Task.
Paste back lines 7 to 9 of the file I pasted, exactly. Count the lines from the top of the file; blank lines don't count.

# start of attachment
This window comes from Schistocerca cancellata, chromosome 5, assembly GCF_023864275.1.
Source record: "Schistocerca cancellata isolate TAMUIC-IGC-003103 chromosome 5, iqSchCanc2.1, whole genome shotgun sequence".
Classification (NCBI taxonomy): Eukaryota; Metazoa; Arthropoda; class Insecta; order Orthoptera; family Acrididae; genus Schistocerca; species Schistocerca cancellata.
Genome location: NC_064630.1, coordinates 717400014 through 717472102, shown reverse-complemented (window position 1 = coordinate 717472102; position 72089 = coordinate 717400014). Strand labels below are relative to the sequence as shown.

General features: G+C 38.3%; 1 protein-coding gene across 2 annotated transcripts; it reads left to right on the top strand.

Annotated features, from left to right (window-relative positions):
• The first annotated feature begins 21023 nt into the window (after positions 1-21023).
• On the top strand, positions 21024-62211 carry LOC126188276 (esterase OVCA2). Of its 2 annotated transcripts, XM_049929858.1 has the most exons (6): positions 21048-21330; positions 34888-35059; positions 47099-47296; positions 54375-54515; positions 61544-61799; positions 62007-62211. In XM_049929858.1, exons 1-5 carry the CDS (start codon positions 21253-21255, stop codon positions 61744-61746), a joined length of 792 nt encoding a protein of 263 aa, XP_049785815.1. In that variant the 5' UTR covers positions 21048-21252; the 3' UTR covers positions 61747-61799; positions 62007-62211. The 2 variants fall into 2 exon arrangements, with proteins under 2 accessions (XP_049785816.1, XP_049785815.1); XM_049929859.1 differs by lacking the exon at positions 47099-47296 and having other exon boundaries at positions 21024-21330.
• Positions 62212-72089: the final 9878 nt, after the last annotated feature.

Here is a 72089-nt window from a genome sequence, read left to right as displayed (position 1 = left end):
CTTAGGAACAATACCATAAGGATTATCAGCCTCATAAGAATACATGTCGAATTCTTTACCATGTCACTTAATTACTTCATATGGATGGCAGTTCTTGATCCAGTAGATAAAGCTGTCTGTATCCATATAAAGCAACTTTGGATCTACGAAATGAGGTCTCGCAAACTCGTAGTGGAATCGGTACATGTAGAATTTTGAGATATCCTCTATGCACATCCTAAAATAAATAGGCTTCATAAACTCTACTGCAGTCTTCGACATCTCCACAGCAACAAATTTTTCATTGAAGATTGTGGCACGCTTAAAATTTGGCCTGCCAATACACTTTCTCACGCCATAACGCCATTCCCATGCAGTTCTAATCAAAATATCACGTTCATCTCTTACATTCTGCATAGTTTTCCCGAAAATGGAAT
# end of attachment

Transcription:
• The first annotated feature begins 21023 nt into the window (after positions 1-21023).
• On the top strand, positions 21024-62211 carry LOC126188276 (esterase OVCA2). Of its 2 annotated transcripts, XM_049929858.1 has the most exons (6): positions 21048-21330; positions 34888-35059; positions 47099-47296; positions 54375-54515; positions 61544-61799; positions 62007-62211. In XM_049929858.1, exons 1-5 carry the CDS (start codon positions 21253-21255, stop codon positions 61744-61746), a joined length of 792 nt encoding a protein of 263 aa, XP_049785815.1. In that variant the 5' UTR covers positions 21048-21252; the 3' UTR covers positions 61747-61799; positions 62007-62211. The 2 variants fall into 2 exon arrangements, with proteins under 2 accessions (XP_049785816.1, XP_049785815.1); XM_049929859.1 differs by lacking the exon at positions 47099-47296 and having other exon boundaries at positions 21024-21330.
• Positions 62212-72089: the final 9878 nt, after the last annotated feature.